Here we fill only two obligatory fields of payment, and leave signal handler
    payment.amount =
    payment.currency = order.currency


So this is a little piece of logic that you need to provide to map your order to a payment object. As you can see, you can do all fancy stuff here to get the order total value and currency code.


If you don’t know where to put this code, put listener functions inside or and register them inside ‘ready()’ method of your app’s config class.


One may wonder why isn’t this handled directly on the order model via methods like get_total() and get_currency(). It was a design consideration that you may not have access to your order model and therefore couldn’t add these methods. By using signals, it does not matter if you have control or not over the order model.


Most likely you would also like to give some sort of information about your customer to your payment processor. The signal getpaid.signals.user_data_query fills this gap. Here is the declaration:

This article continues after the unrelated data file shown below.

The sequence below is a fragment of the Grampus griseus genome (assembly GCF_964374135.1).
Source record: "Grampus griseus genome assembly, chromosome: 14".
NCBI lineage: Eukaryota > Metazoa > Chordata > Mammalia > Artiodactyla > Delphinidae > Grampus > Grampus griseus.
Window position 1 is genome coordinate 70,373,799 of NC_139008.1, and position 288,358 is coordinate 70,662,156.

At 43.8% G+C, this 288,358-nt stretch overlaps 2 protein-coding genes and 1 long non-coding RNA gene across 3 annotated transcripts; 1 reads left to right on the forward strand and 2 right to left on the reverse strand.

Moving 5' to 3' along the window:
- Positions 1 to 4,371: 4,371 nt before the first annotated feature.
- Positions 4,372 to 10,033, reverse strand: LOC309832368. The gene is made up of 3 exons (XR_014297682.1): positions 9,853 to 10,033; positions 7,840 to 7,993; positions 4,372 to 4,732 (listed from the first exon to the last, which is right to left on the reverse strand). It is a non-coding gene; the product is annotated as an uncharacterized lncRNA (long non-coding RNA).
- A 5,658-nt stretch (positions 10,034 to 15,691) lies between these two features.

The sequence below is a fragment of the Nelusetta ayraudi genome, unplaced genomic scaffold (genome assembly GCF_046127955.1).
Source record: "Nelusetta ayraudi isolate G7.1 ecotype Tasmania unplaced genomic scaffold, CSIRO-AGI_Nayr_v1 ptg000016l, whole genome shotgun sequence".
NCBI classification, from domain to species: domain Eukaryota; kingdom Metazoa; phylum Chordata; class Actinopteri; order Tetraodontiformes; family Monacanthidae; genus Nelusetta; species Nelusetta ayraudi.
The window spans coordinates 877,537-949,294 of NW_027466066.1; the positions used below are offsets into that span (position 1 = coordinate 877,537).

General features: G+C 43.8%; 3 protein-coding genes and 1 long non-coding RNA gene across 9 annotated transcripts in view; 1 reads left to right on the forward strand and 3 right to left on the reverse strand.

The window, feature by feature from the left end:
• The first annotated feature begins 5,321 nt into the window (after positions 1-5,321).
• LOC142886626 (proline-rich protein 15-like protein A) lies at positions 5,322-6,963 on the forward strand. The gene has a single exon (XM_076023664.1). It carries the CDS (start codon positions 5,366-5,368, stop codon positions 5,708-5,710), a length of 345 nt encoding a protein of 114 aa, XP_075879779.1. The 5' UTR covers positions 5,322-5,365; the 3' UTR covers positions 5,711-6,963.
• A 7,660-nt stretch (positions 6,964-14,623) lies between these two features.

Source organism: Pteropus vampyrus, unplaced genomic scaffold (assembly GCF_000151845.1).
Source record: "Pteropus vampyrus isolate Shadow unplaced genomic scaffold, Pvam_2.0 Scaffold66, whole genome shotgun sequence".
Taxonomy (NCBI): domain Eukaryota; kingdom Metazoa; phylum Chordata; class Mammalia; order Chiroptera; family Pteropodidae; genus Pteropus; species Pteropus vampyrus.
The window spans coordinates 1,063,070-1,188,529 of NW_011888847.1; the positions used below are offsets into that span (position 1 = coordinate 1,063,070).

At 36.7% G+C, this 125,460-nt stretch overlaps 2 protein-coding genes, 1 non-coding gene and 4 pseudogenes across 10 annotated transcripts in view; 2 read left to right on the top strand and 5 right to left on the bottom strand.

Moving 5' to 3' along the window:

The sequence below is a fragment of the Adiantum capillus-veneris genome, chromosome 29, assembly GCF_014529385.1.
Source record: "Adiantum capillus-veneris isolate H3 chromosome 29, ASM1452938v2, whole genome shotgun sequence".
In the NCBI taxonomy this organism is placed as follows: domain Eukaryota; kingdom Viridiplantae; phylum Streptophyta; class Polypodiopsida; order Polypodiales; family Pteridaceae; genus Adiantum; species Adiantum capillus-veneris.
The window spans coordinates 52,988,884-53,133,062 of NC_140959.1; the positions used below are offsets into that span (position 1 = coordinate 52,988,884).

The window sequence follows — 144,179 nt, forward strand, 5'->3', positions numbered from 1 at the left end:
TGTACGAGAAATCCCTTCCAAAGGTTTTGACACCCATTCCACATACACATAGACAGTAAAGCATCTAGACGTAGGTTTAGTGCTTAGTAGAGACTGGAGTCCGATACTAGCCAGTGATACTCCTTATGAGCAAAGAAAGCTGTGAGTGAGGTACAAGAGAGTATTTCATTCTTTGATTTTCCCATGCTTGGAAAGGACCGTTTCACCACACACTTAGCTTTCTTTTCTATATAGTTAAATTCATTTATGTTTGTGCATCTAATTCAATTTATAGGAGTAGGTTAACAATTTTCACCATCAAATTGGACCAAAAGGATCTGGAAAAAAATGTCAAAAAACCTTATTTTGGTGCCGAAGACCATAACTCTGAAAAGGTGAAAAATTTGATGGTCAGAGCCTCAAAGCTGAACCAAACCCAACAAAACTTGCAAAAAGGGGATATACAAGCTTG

user_data_query = Signal(providing_args=['order', 'user_data'])
user_data_query.__doc__ = """
Sent to ask for filling user additional data:
    user_data['email']:             user email
    user_data['lang']:      lang code in ISO 2-char format
This data cannot be filled by ``getpaid`` because it is Order structure
agnostic. After filling values just do return.

On the example above we are passing the customer email and its desired language. Some backends may also need additional information like the customers address, phone, etc.

Handling changes of payment status